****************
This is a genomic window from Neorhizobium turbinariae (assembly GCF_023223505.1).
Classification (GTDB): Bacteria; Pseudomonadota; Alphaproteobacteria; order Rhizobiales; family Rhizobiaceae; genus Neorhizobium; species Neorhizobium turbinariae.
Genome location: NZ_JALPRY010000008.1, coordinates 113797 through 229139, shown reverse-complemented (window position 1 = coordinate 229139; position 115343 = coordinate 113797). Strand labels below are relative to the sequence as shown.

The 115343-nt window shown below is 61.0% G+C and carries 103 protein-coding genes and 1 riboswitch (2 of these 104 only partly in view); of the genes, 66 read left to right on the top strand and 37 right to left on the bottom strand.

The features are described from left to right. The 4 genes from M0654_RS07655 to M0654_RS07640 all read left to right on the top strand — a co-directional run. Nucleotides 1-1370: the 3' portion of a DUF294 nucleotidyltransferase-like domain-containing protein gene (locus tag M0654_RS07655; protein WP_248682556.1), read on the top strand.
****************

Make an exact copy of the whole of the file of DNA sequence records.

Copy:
This is a genomic window from Neorhizobium turbinariae (assembly GCF_023223505.1).
Classification (GTDB): Bacteria; Pseudomonadota; Alphaproteobacteria; order Rhizobiales; family Rhizobiaceae; genus Neorhizobium; species Neorhizobium turbinariae.
Genome location: NZ_JALPRY010000008.1, coordinates 113797 through 229139, shown reverse-complemented (window position 1 = coordinate 229139; position 115343 = coordinate 113797). Strand labels below are relative to the sequence as shown.

The 115343-nt window shown below is 61.0% G+C and carries 103 protein-coding genes and 1 riboswitch (2 of these 104 only partly in view); of the genes, 66 read left to right on the top strand and 37 right to left on the bottom strand.

The features are described from left to right. The 4 genes from M0654_RS07655 to M0654_RS07640 all read left to right on the top strand — a co-directional run. Nucleotides 1-1370: the 3' portion of a DUF294 nucleotidyltransferase-like domain-containing protein gene (locus tag M0654_RS07655; protein WP_248682556.1), read on the top strand.